Since saddle noses are caused by a lack of septal cartilage, Dr. Losquadro frequently uses rib cartilage grafting to repair these deformities.
Cocaine affects the blood vessels within the nose and repeated use can damage the septum such that a hole develops. If the hole becomes large, it compromises the structural integrity of the septum and the nose begins to collapse. This results in the bridge of the nose taking on a concave shape, i.e. a saddle nose. Nasal function is also impaired as breathing becomes more difficult and mucus production increases. Since the amount of septal cartilage remaining is often inadequate to repair these deformities, rib cartilage grafting is frequently employed by Dr. Losquadro.
Cleft Lip Nasal Deformity
A cleft lip is one of the most common birth defects of the face and is accompanied by a characteristic nasal deformity. The nostril on the cleft side is often wider and flatter then the non-cleft side, the tip is asymmetric, and the septum is deviated resulting in difficulty breathing. Cleft lip repair is often accompanied by minor procedures to reshape the nose, but all patients will require a definitive rhinoplasty when they reach 15 or 16 years of age. Surgical correction often requires cartilage grafting to reshape the nasal framework and create a more symmetric, functioning nose.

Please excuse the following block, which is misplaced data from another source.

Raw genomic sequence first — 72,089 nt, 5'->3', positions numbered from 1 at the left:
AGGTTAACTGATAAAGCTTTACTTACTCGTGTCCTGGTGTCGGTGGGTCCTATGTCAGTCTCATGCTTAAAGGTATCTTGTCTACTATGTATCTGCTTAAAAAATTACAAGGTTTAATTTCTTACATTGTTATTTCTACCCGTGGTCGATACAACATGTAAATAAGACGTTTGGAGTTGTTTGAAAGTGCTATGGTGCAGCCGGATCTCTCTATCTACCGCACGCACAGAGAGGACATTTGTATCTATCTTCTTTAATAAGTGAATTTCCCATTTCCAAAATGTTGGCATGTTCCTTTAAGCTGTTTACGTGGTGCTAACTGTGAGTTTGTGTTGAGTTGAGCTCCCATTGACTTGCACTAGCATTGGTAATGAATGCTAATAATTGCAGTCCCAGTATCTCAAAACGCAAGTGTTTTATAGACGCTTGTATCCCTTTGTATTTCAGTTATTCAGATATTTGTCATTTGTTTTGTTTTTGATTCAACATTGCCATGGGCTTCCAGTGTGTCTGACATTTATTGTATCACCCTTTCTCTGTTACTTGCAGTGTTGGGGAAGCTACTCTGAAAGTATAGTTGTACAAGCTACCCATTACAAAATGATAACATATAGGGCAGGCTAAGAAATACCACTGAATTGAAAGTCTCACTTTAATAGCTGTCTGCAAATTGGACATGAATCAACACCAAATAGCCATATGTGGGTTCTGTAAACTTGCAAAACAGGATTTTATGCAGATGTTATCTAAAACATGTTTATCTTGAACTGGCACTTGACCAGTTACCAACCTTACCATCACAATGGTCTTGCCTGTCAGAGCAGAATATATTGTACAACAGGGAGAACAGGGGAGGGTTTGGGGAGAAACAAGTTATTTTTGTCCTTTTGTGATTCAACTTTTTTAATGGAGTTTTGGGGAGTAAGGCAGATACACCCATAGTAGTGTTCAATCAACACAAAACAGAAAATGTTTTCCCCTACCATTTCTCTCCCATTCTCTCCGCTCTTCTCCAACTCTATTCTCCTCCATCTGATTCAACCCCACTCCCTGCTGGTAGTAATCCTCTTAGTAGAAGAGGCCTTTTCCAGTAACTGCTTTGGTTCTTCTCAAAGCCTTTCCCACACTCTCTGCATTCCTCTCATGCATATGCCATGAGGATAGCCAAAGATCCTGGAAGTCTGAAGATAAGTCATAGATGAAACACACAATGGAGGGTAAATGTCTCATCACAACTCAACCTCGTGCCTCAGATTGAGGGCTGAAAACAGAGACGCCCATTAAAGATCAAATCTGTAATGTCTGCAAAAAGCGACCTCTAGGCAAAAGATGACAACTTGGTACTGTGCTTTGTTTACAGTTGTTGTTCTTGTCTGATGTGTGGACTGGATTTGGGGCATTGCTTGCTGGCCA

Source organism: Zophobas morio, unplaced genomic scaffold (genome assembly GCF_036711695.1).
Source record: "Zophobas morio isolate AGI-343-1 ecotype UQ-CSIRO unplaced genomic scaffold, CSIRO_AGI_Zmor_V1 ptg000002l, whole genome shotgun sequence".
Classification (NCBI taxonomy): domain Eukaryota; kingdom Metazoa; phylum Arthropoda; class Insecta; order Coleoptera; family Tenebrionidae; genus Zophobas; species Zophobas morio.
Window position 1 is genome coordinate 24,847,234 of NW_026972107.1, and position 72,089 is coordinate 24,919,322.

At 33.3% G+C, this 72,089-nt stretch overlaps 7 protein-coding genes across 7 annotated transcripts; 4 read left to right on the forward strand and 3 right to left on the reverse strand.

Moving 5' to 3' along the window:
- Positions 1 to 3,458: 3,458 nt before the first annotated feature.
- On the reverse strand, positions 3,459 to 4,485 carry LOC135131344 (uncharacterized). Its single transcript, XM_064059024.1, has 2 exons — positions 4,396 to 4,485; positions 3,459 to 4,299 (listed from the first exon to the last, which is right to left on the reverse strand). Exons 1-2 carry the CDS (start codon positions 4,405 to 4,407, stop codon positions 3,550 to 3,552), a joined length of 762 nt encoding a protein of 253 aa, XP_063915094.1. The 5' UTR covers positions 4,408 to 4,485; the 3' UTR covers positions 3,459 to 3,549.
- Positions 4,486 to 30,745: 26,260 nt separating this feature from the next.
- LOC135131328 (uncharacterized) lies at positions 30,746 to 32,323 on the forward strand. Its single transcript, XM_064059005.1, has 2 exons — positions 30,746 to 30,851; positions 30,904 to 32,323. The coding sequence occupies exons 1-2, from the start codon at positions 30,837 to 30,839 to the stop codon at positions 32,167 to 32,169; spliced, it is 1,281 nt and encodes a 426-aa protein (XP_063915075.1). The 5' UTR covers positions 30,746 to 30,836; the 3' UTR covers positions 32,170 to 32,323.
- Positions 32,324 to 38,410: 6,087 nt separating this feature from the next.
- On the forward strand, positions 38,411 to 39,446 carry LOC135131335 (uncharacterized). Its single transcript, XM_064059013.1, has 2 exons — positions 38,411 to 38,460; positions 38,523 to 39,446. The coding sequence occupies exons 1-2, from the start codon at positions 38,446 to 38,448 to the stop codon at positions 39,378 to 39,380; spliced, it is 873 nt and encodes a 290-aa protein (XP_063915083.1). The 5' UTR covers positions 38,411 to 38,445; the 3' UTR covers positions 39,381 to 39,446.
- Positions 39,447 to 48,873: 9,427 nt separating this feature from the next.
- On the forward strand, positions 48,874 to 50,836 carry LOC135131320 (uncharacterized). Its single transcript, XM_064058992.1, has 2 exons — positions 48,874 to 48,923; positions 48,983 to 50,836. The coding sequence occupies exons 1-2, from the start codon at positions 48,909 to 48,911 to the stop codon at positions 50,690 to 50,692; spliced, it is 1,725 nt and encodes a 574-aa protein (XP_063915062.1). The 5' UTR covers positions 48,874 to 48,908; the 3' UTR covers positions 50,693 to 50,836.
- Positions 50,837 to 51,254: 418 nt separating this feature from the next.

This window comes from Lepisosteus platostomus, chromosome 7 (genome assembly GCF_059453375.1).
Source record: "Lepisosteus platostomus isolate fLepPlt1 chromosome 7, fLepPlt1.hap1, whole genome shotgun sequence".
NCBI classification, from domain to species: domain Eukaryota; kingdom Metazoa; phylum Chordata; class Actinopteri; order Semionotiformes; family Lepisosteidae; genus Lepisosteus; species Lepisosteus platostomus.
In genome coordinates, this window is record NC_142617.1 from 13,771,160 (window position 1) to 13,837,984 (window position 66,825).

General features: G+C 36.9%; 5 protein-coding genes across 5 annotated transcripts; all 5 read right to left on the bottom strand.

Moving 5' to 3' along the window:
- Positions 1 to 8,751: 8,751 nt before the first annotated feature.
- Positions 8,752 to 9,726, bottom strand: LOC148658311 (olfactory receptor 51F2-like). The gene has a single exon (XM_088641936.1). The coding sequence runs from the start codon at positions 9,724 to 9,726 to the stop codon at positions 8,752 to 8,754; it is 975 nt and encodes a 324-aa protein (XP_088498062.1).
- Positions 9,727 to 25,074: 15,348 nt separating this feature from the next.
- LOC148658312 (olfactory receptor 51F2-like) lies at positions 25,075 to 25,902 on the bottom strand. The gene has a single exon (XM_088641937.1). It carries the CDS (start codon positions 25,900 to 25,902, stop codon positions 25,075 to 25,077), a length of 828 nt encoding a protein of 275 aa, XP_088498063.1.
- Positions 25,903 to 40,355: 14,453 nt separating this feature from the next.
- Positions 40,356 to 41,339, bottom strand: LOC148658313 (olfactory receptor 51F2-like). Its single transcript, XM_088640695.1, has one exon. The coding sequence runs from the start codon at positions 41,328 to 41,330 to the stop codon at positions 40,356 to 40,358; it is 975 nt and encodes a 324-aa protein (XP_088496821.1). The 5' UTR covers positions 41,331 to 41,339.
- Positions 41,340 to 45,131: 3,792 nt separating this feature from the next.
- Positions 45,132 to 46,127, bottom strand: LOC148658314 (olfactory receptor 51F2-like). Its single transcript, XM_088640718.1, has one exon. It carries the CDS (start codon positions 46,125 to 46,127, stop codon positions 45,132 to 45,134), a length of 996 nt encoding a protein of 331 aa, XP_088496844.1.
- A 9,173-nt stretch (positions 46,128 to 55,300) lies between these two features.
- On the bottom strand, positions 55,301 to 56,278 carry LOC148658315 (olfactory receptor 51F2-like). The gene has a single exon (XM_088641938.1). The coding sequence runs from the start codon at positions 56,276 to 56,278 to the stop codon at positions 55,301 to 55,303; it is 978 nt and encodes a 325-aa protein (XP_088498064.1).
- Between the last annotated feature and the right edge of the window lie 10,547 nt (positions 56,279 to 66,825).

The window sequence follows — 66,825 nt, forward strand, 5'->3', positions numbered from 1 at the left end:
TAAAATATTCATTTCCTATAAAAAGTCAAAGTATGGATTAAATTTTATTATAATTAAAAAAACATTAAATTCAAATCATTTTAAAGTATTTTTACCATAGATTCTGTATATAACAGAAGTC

Vasculitis Nasal Deformity
Vasculitis is inflammation of the blood vessels. In certain forms of vasculitis, such as granulomatosis with polyangiitis (Wegener’s granulomatosis), the nasal cavity is frequently affected. The cartilage of the nose may become chronically inflamed, which can result in damage the septum and lead to saddle nose deformities. The underlying disorder must be treated medically before attempting surgical correction. Patients in remission from their disorder can undergo rhinoplasty using standard techniques. Additional cartilage grafting from the ear or rib is frequently required.
Nasal reconstruction may be required after the removal of malignant skin lesions on the nose. The method of reconstruction depends upon the size and location of the defect. Deeper defects may compromise the nasal airway if not properly supported, and septal or ear cartilage grafting may be required.